By MYRA THRIFT, Staff Writer
If a picture is worth a thousand words, the Ware County Sheriff’s Department investigators may begin reading books of information after the county voted to make changes in the pawn shop ordinance to make transactions “internet available” to detectives.
Investigators will benefit from the new ordinance approved Monday by the Ware County Commission governing the use of cameras to photograph jewelry and other items transacted at local pawn shops.
During a work session held Monday, commissioners agreed to approve the new ordinance that will add a camera and technology to the one pawn shop that lies within the county jurisdiction. (Commissioners were told the city already has the technology at pawn shops located inside the city limits.)
The camera, which would cost about $15, would allow detectives to look — by way of the internet — at items pawned at the shop at the end of each business day.
The board was told by Ware County Sheriff’s Department Detective Capt. Neil Skerratt that currently, by the time information is gained by detectives, the pawned items — for example, silver rings — have already been circulated and out of range, and that (if the rings were stolen) the owner might never get them back.
“These photos will aid the sheriff’s department and help solve cases and possibly deter (crimes),” said Skerratt. “The victims would be able to see the photos and identify their property and it would help cut down on costs.”
Skerratt said the city already has the technology for the searchable data base.
“Without a photo sometimes it is difficult to make a case. This would help us make cases. We could solve a lot of cases this way,” said Skerratt.
The change in the ordinance would require the pawn shop to comply with the county regulations and pictures would be posted on the website. Ware Planning and Codes director James Shubert said if the shops do not comply, they may have to appear before a magistrate.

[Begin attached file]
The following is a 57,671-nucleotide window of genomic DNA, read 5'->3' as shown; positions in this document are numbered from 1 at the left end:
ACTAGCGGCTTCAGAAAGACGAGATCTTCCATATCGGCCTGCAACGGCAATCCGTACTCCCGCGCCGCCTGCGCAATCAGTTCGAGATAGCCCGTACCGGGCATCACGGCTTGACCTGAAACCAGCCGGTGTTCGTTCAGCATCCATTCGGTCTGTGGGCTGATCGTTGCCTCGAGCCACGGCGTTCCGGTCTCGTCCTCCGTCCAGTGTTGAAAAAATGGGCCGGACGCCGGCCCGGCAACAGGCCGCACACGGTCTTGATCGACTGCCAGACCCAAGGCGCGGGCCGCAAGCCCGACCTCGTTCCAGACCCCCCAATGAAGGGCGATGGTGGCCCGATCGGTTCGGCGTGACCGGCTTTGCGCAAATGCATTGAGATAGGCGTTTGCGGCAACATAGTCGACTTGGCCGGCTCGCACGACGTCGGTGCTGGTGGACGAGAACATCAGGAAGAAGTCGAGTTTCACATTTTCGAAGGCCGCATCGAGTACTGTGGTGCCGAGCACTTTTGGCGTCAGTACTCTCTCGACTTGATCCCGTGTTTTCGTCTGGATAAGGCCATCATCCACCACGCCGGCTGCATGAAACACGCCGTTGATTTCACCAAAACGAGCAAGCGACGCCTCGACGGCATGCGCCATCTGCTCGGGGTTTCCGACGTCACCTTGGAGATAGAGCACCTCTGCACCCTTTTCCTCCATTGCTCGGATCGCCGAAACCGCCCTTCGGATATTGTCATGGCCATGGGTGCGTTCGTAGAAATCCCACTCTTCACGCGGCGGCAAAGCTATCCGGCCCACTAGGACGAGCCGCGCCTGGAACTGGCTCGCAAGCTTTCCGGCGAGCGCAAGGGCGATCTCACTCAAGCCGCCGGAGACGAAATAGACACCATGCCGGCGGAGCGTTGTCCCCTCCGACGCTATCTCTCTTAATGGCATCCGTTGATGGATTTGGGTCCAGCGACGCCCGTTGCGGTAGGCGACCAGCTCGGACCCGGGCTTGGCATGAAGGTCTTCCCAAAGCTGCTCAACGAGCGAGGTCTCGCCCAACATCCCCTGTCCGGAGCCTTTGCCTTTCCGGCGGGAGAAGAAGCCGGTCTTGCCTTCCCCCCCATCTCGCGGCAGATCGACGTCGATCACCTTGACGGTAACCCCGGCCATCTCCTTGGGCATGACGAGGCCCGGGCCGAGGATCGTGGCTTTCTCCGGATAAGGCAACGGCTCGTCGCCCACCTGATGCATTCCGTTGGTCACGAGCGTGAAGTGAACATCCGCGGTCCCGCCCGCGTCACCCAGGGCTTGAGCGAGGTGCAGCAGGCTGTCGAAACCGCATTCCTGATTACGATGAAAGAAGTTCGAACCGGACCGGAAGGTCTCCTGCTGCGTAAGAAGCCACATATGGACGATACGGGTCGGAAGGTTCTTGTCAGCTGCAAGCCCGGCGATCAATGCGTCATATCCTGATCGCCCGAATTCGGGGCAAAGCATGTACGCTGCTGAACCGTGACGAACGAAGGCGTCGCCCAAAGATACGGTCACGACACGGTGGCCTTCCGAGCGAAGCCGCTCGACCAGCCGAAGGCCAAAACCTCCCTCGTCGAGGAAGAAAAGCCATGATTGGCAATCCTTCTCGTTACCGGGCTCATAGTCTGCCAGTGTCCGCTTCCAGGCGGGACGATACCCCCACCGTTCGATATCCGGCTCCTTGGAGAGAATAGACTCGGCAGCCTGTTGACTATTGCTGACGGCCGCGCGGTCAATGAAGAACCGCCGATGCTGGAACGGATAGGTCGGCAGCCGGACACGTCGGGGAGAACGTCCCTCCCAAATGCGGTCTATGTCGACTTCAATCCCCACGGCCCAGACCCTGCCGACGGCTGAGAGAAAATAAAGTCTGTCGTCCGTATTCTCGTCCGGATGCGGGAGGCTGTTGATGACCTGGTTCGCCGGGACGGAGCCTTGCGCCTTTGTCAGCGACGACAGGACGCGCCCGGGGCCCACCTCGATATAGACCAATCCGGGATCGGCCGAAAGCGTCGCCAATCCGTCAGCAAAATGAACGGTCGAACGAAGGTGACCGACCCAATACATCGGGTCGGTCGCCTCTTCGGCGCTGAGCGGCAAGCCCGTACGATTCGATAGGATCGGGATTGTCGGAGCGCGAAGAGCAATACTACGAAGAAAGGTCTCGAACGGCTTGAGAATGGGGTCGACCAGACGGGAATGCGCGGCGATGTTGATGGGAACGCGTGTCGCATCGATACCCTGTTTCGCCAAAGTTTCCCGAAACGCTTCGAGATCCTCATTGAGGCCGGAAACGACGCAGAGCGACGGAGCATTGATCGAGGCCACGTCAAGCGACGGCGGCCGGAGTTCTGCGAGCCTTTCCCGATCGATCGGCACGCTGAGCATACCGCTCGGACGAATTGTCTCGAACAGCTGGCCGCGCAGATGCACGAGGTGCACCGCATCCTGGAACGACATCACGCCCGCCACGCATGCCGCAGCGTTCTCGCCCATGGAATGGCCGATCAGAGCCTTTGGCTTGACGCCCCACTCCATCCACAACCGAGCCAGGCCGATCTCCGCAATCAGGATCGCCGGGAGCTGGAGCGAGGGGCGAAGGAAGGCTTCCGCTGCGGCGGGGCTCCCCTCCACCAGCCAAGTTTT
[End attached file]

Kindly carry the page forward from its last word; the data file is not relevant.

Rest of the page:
A vote taken during the regular meeting that followed was unanimous with Commissioners Danny Turner, Jerry Pope, Carlos Nelson and Steve Barnard voting to approve the changes.
Chairman Jimmy Brown was sick and could not attend the meetings.
In other business, at the regular meeting, Ware County Emergency Management Agency director Jonathan Daniell told the board that President Donald Trump has added Ware County to the list of counties that will be eligible to receive FEMA (Federal Emergency Management Agency) funding to help recover costs of road repairs as a result of the recent storm that damaged roads and caused schools to be closed.
Daniell said that FEMA will repay 75 percent of the costs with 10 percent coming from the state and the remainder to be paid by the county.
“Michael Brooks (county road department) and Dee Meadows (Ware County Board of Education member) rode all of the roads at that time to determine which ones needed repairs,” said Daniell. “They did a great job for us.”
He also noted that repairs to the Manor-Millwood Road, which was temporarily closed because of water damage, may be recouped as well. That road has been repaired and has since been re-opened.
Commissioners agreed to allow the use of photos taken inside the Ware County Courtroom to be used in a Netflix documentary, as long as there are no people in the photographs.
County manager Scott Moye and the county attorney will look at the photos to make sure they comply with the county’s stipulations.
Commissioners approved a contract with Coca-Cola Co. to assure that they are the sole providers of beverages at the Tremblin’ Earth Recreation Complex. A low bid from the company had been approved at the January commission meeting.
A list of surplus county items was approved to be sold on Barry Cox, of the Ware County Maintenance Department, presented a stack of photos to the board showing the items in question, mostly vehicles and equipment. He said the only use for most of them would be parts.